* Iranian President Mohammad Khatami said in a speech given during his visit to Lebanon that he was committed to continuing his country's support for Hizbullah, IDF RADIO reported. "The world is praising the resistance and the heroism of Hizbullah," he said. "Iran's backing for the organization is also a sign that we support Lebanon,"

Lebanese President Emile Lahoud, Lebanese Prime Minister Rafic Hariri and Hizbullah's Secretary General Hassan Nasrallah, attended the speech.

 

Economic & Hi-tech Briefs

* Delta Galil chairman Dov Lautman released the company financial results for the first quarter of 2003, establishing that its policy of expanding in the popular price market was the main engine of higher operating profits despite weaknesses in the European market, HA'ARETZ reported. The private label underwear maker's sales increased 9.7 percent to $137 million. The main factor was a 27 percent rise in U.S. sales in the first quarter to $82 million. The increase showed a 53 percent rise in popularly priced products, mostly to the retail chains, Target and Walmart.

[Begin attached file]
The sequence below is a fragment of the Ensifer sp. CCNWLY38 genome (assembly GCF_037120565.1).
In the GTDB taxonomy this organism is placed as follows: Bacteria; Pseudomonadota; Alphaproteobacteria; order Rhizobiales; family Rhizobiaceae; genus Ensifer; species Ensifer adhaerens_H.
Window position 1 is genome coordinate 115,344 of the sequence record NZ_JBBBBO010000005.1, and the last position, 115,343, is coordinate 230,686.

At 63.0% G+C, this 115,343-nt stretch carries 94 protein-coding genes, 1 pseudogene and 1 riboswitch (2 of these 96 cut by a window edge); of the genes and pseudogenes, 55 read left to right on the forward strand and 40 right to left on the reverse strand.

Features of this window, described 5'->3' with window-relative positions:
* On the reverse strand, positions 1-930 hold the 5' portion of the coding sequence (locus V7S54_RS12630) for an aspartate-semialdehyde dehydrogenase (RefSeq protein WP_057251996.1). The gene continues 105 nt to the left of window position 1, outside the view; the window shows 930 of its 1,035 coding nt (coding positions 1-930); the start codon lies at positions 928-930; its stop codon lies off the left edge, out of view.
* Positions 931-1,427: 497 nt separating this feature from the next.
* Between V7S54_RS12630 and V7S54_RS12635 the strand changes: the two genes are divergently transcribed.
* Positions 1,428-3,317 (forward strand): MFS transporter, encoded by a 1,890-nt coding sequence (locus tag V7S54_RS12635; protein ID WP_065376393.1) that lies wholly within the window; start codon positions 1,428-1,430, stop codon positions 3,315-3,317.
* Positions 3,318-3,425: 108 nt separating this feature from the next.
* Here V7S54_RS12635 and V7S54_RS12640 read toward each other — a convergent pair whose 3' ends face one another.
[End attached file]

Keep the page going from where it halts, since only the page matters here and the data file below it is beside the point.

* In a sharp about-turn, Israel's gross domestic product (GDP) increased in the first quarter of the year by 2.5 percent per annum, following a small rise of 0.1 percent in the last quarter of 2002, and a contraction of 0.2 percent in the third quarter, HA'ARETZ reported. According to figures released recently by the Central Bureau of Statistics, economic activity in the business sector reported growth of 3.1 percent, after a consistent average contraction of 1 percent in each of the three preceding quarters.

Today's Israel Line was prepared by Adina Kay, Michal Rachlevsky and Victor Chemtob at the Consulate General of Israel in New York.


Israeline -- Friday, May 16, 2003 --

 

** Sharon Meets with Cabinet Members to Discuss Abu Mazen Meeting - Chief Palestinian Negotiator Resigns
** Shalom: Israel Cannot Accept Road Map As Is
** Palestinians Expand Rocket launching to Jabalya
** Romanian Intelligence Thwarted Iraqi Plots to Attack Israelis
** Other News in Brief
** Economic & Hi-tech Briefs

 

Sharon Meets with Cabinet Members to Discuss Abu Mazen Meeting - Chief Palestinian Negotiator Resigns
Prime Minister Ariel Sharon met today with Defense Minister Shaul Mofaz, Deputy Prime Minister Yosef Lapid and Vice Prime Minister and Minister of Trade and Industry Ehud Olmert ahead of the planned meeting on Saturday between Sharon and Palestinian Prime Minister Mahmoud Abbas (Abu Mazen), HA'ARETZ reported. The meeting focused on security issues and demands that the new Palestinian government curb terror.